In 1697 an Act of Parliament enabled Justices of the Peace to order the erection of inscribed waymarkers known as guide stoops or guideposts at the intersection of paths in remote moorland areas. These stone guide stoops, which often resembled farm gateposts, pointed the way to the nearest market town.
From the late 17th century to the 1840s Turnpike Trusts were set up by Acts of Parliament to improve the state of Britain’s roads, which often became impassable in the winter months. Local groups of wealthy people paid for improved roads to be built and then charged people tolls for using them. The turnpike milestones of the 18th and early 19th centuries used statute miles. At first these milestones were made of stone or were engraved in walls of buildings but the later ones were made of cast iron. After 1767 milestones were compulsory on all turnpike roads to inform travellers, to help coaches keep to schedules and for the calculation of charges for the changes of horses at coaching inns.
Most milestones and mileposts were removed or defaced at the beginning of the Second World War to confuse the Germans in the event of an invasion and not all were replaced afterwards. Some have been demolished more recently during road widening schemes and others have been damaged by vehicles colliding with them or by hedge cutting equipment. However several have survived in North Somerset.
As part of the Heritage Action Zone initiative a new walk has been developed through Weston-super-Mare. The walk aims to highlight some of the wonderful buildings we have in the town and encourages you to ‘look up’ to enjoy the architectural gems in Weston. Local artist John Hickley has taken some of the key features and developed a lovely map of the walk. Follow the link to access the PDF of the walk Gems of Weston Walk 2018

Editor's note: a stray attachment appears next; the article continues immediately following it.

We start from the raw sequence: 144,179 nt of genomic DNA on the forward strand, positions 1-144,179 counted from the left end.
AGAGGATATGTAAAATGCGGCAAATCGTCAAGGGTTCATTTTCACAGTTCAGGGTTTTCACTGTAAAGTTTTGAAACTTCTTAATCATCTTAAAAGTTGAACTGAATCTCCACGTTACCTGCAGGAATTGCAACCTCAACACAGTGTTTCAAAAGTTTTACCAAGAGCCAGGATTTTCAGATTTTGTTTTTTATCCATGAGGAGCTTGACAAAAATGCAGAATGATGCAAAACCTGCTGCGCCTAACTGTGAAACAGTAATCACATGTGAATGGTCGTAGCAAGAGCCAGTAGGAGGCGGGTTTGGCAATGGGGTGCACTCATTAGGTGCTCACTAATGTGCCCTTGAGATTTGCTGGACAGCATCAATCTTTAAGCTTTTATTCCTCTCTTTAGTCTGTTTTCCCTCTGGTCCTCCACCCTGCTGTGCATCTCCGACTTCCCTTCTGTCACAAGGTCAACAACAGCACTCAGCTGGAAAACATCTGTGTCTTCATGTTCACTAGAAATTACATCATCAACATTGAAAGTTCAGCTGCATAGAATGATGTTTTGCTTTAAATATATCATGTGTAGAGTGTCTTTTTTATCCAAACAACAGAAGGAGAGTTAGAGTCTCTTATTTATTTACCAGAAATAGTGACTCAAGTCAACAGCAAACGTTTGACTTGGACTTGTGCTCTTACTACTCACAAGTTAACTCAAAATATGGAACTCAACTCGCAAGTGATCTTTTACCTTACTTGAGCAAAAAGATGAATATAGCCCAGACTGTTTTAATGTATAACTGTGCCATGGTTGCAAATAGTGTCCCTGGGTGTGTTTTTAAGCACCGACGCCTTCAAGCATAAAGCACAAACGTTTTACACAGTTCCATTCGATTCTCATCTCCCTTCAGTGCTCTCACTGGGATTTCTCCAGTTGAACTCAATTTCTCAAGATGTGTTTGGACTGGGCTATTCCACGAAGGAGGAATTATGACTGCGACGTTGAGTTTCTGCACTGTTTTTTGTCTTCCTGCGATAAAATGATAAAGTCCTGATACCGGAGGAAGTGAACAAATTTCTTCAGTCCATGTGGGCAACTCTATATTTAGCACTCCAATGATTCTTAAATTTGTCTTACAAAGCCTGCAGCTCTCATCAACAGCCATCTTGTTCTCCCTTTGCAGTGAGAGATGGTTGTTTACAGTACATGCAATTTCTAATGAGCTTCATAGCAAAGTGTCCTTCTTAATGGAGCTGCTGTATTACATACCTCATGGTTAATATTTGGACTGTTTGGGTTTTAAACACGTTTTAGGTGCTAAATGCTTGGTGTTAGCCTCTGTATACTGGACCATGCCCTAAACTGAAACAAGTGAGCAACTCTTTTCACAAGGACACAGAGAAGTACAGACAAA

From the 1850s a number of suburban housing estates of elegant villas were built around Weston-super-Mare for middle class people looking for peace and privacy away from the bustle of the seafront and the town centre, for example The Shrubbery, The Grove, Montpelier and Ellenborough Park. Their roads were private and they were sometimes protected by gatekeepers’ lodges. The villas all had servants’ quarters and private gardens. Some of the estates, including The Shrubbery, also had communal gardens for the sole use of the residents. However there were no shops or public houses. Goods were delivered to the houses from the shops in the town centre by donkey or horse.
Richard Parsley and William Cox became the owners of the land on which the Shrubbery Estate now stands in 1815 when the area was enclosed by Act of Parliament. Parsley and Cox subsequently quarrelled and in the 1830s Cox let or sold his half of the land to a formidable lady called Sophia Rooke, who built mansion on it, which she called Villa Rosa. The house was Italian in style with a tower and it was built in pink limestone, hence its name. It was surrounded by large grounds, which at one time contained a private zoo.
In the 1850s the villas of the Shrubbery Estate were built on part of the grounds of Villa Rosa. An ornamental footbridge was constructed over the access road to the Shrubbery Estate to reconnect the remaining grounds with the house. This bridge is still in existence today. Most of the villas were built of local limestone quarried from the Town Quarry nearby. Bath Stone was used around the doors and windows and for decorative ornamentation.
The Shrubbery Estate and Villa Rosa had their own well and water tower, which was disguised as an octagonal mock castle with battlements, arrow slit windows and gargoyles. This building has been converted into a house more recently.